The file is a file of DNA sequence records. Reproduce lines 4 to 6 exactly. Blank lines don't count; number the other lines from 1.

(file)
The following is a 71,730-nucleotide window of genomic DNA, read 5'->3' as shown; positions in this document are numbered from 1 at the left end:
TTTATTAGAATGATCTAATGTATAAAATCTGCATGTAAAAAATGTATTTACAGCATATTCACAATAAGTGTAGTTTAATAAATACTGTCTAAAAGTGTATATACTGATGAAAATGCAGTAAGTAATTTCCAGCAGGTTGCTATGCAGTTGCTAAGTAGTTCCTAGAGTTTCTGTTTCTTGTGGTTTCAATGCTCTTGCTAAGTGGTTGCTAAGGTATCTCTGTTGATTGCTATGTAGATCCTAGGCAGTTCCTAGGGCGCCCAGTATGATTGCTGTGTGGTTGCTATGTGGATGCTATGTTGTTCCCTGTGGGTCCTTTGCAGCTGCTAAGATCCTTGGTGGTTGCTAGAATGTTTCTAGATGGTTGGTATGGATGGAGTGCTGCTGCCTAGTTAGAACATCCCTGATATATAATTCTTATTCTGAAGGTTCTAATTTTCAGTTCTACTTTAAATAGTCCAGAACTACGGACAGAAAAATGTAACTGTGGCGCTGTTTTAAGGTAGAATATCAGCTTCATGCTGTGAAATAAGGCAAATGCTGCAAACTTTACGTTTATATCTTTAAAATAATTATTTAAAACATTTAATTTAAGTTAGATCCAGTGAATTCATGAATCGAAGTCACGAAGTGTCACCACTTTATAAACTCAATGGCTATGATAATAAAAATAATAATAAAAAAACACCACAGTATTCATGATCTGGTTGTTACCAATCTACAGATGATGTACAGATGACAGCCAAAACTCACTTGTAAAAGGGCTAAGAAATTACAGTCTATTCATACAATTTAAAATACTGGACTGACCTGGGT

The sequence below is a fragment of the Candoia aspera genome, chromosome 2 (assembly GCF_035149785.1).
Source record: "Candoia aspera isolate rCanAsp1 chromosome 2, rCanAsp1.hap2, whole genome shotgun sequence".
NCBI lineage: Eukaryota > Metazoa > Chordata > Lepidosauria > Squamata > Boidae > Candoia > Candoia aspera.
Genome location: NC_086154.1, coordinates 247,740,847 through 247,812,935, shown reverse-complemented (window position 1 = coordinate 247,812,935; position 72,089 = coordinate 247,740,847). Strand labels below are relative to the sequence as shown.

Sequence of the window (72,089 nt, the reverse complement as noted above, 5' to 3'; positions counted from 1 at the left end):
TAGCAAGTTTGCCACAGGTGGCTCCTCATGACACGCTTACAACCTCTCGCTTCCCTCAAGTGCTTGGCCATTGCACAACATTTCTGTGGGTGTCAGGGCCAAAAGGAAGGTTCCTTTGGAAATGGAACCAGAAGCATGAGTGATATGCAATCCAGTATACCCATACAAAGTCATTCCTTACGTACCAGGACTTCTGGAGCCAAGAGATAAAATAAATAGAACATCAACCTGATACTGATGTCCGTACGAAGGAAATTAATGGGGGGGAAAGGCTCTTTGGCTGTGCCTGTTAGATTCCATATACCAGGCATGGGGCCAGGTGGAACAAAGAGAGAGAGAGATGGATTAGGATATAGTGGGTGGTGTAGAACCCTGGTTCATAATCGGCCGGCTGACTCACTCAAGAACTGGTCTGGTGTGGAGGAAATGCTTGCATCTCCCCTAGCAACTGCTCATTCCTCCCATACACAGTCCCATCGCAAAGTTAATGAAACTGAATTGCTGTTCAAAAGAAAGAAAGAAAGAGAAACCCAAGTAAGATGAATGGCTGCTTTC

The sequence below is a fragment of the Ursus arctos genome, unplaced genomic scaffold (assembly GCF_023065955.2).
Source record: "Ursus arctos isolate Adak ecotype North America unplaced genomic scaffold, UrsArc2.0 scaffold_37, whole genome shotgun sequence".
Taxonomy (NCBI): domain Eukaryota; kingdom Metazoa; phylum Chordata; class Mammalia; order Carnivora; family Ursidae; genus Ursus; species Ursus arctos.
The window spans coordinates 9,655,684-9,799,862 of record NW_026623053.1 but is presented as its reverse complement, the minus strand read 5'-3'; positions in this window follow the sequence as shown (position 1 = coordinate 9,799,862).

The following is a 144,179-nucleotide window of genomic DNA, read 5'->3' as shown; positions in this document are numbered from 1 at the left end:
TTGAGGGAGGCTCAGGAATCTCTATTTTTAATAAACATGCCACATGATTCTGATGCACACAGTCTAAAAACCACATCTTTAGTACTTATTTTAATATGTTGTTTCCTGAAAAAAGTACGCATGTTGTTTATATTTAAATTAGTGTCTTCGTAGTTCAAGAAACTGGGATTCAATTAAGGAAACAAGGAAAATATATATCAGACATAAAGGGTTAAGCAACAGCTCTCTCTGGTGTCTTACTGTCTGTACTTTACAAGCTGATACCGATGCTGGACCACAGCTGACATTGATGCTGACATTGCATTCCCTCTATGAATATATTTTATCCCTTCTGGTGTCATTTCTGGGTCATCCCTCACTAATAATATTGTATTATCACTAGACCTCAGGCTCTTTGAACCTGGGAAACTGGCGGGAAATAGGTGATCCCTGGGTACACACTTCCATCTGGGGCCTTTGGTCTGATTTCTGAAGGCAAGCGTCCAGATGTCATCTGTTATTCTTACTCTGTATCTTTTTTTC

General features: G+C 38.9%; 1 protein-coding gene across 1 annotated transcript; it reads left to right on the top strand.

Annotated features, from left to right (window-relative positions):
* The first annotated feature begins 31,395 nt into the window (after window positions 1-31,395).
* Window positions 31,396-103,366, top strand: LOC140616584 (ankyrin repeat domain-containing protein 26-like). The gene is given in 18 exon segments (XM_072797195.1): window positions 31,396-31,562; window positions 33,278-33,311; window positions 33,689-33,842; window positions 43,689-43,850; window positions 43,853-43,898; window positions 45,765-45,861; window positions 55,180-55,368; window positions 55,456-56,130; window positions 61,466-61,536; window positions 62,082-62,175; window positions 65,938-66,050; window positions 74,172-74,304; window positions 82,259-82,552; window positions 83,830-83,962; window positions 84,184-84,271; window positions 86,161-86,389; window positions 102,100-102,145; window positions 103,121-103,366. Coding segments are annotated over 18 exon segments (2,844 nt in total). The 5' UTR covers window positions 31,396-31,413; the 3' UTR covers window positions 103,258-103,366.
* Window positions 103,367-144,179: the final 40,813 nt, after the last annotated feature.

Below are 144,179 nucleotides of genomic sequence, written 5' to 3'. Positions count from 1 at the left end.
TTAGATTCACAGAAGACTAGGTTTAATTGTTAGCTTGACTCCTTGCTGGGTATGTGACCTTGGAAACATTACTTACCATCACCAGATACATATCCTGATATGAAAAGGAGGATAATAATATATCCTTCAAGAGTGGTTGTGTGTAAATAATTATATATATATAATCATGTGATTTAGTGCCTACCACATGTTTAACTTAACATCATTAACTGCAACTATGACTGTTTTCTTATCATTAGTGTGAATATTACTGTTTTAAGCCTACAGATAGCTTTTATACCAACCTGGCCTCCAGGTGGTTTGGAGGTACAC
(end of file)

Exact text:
Source record: "Candoia aspera isolate rCanAsp1 chromosome 2, rCanAsp1.hap2, whole genome shotgun sequence".
NCBI lineage: Eukaryota > Metazoa > Chordata > Lepidosauria > Squamata > Boidae > Candoia > Candoia aspera.
Genome location: NC_086154.1, coordinates 247,740,847 through 247,812,935, shown reverse-complemented (window position 1 = coordinate 247,812,935; position 72,089 = coordinate 247,740,847). Strand labels below are relative to the sequence as shown.